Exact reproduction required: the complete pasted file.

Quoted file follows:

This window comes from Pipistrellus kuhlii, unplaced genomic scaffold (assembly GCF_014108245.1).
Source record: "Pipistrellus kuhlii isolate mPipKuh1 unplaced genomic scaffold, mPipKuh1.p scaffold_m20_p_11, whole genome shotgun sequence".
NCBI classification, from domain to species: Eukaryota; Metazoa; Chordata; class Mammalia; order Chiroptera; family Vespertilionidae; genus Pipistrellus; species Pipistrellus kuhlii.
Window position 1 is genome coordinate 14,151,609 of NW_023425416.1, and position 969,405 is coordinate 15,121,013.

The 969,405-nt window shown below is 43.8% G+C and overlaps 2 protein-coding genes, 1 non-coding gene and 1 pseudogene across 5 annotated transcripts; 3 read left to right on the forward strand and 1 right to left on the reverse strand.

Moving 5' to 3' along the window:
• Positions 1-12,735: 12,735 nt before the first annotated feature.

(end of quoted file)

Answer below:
This window comes from Pipistrellus kuhlii, unplaced genomic scaffold (assembly GCF_014108245.1).
Source record: "Pipistrellus kuhlii isolate mPipKuh1 unplaced genomic scaffold, mPipKuh1.p scaffold_m20_p_11, whole genome shotgun sequence".
NCBI classification, from domain to species: Eukaryota; Metazoa; Chordata; class Mammalia; order Chiroptera; family Vespertilionidae; genus Pipistrellus; species Pipistrellus kuhlii.
Window position 1 is genome coordinate 14,151,609 of NW_023425416.1, and position 969,405 is coordinate 15,121,013.

The 969,405-nt window shown below is 43.8% G+C and overlaps 2 protein-coding genes, 1 non-coding gene and 1 pseudogene across 5 annotated transcripts; 3 read left to right on the forward strand and 1 right to left on the reverse strand.

Moving 5' to 3' along the window:
• Positions 1-12,735: 12,735 nt before the first annotated feature.